Gold standard – definition and meaning

The Gold standard is a system of controlling and providing the exchange of money. The country fixes the value of its currency (money) against that of gold. In other words, it is a system of backing an economy’s currency with gold reserves. You can convert the currency of a country on the gold standard into gold at a fixed price.

Put simply, each unit of currency is worth a certain weight in gold. You can only add more money to the system if you also add the corresponding amount of gold.

Countries that use the gold standard use gold to settle all their international trade transactions.

The term also refers to the quality of something that is first class. For example, if I say “XYZ Newspaper is the gold standard for investigative journalism,” it means we measure other newspapers against XYZ. In other words, XYZ is so good that all other quality newspapers measure themselves against it.

This article focuses on the term when talking about a country’s currency.

According to, the Financial Times’ dictionary, the gold standard is a:

“Monetary system adopted during various periods of the 20th Century under which participating currencies were backed by gold reserves and exchange rates were fixed in terms of their value in gold.”

Gold is a precious metal. It serves as a store of wealth as well as a form of investment. In fact, we have been investing in gold and using it in coin-making, jewelry, and art for thousands of years.

Gold standard - definition and pros and cons
Some people believe that our economies would be better off on the gold standard. However, in the 1930s, the UK, which adopted a floating exchange rate, recovered from the Great Depression earlier than the US did.

Gold standard was once the norm

The world’s major economic powers were on the gold standard from 1900 to 1914. However, they were unable to maintain it from 1914 to 1918, i.e., during World War I.

Most major powers, except for the United States, abandoned the gold standard during the Great Depression. The Great Depression lasted during much of the 1930s.

In 1971, the United States also abandoned the gold standard and adopted a floating exchange rate system. The current international monetary system, in fact, consists mostly of floating exchange rates.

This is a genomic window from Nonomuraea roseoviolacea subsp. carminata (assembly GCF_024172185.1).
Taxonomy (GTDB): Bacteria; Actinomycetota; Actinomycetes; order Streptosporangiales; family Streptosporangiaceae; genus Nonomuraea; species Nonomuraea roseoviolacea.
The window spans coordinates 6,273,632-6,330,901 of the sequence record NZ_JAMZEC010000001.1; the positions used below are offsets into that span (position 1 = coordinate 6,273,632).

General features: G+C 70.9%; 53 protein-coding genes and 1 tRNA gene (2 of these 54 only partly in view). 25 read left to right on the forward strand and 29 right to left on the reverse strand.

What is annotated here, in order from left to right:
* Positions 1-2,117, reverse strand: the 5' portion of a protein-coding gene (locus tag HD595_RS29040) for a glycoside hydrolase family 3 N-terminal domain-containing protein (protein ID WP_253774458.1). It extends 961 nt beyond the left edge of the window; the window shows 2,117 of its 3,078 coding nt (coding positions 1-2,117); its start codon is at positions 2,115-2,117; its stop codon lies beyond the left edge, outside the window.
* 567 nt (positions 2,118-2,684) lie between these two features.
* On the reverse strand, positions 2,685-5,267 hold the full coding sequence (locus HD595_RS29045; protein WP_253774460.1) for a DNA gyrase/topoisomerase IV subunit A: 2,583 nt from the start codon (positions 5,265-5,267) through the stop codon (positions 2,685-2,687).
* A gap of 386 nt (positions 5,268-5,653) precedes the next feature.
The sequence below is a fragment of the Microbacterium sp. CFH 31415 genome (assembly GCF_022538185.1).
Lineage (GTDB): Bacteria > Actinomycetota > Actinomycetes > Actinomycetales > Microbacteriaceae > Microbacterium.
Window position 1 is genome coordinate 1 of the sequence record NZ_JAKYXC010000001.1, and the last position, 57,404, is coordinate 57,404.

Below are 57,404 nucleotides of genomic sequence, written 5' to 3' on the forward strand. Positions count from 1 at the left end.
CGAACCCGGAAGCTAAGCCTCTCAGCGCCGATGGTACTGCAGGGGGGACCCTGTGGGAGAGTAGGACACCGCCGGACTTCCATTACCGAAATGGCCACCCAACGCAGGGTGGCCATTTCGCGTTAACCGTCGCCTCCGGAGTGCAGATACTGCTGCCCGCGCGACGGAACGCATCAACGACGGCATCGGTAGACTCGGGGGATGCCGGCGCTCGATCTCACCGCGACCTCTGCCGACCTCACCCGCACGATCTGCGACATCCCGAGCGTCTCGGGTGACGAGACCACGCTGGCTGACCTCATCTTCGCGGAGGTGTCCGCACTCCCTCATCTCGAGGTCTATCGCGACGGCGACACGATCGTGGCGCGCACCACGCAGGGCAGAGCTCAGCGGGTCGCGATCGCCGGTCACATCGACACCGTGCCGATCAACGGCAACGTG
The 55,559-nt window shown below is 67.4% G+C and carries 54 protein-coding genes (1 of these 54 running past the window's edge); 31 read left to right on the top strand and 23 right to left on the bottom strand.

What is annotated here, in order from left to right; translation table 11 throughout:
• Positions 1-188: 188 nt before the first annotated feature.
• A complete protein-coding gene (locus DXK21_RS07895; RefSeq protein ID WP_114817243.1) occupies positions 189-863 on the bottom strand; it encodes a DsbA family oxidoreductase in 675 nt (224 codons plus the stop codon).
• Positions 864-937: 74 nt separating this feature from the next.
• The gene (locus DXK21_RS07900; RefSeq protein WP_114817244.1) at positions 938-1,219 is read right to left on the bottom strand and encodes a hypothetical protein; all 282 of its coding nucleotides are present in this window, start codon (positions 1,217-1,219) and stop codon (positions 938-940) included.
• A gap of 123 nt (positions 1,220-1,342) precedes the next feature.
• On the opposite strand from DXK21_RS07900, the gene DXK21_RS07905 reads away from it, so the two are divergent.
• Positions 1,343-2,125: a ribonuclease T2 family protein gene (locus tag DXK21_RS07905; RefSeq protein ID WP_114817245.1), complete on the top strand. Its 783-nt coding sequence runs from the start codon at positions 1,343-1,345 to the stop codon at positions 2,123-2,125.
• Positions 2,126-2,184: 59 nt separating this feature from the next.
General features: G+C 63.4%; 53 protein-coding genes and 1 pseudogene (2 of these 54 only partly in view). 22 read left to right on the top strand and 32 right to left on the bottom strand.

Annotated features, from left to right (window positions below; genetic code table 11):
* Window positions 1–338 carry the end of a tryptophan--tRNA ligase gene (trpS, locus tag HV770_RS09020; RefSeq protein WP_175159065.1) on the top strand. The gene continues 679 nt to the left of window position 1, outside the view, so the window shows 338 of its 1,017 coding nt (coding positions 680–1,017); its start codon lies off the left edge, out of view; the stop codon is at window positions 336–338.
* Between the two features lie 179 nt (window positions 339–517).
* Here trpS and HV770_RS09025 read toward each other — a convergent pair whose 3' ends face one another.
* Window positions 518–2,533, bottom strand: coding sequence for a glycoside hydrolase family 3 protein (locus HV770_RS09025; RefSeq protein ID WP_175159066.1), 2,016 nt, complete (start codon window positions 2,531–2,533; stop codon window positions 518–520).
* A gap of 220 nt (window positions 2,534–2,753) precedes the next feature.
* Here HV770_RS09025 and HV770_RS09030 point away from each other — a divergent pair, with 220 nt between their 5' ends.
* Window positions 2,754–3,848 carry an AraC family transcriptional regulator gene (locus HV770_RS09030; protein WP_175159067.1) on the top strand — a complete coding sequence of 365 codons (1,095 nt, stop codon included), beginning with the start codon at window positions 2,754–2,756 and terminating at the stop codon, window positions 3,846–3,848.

In a floating exchange rate system, the forex market sets currency prices. In other words, supply and demand for a currency on the foreign exchange market determine its value. Forex stands for the Foreign Exchange market.

Even though most countries abandoned the gold standard during the 20th century, today they hold substantial gold reserves.

Gold standard – origin

The gold standard evolved from the widespread acceptance of gold as a form of payment, i.e., currency. In fact, humans have been using many different types of commodities as money for a very long time.

A commodity is a raw material, such as gold or silver, or an agricultural product, such as coffee or wheat. Today, we buy and sell commodities in the commodity market.

Historically, the commodity that maintains its value the best over time becomes the currency people like the most. According to Wikipedia, “Chemically, gold is of all major metals the one most resistant to corrosion.”

Gold – Asia Minor then Europe

Humans started using gold as a currency in Asia Minor thousands of years ago. In Europe, the bezant, a Byzantine gold solidus, became a common currency during the Middle Ages. It was also popular during this period throughout the Mediterranean.

However, as the Byzantine Empire and influence declined, Europeans began choosing silver as their currency. This subsequently led to the development of silver standards.

Gold standard – British West Indies

In 1704, British West Indies was the first region to adopt the gold standard as we know it today. The Caribbean islands used the Spanish gold doubloon.

In 1717, Sir Isaac Newton established a new silver-gold mint ratio which effectively drove silver out of circulation. At the time, Newton was the master of the Royal Mint. Subsequently, Great Britain entered the gold standard.

It was not long before other major European economic powers, plus Canada and the USA also adopted the gold standard.

Germany introduced the new gold mark while the US used the eagle as its unit. Canada adopted a dual system – the US gold eagle and also the British gold sovereign.

At the end of the nineteenth century, Japan also chose to back its currency with gold. Japan’s main reason, in fact, was to gain access to Western capital markets.

Video – The Gold Standard

This One Minute Economics video explains what the gold standard is and how it emerged. It all started a few thousand years ago when people started using gold for purchases. They then started hoarding the precious metal.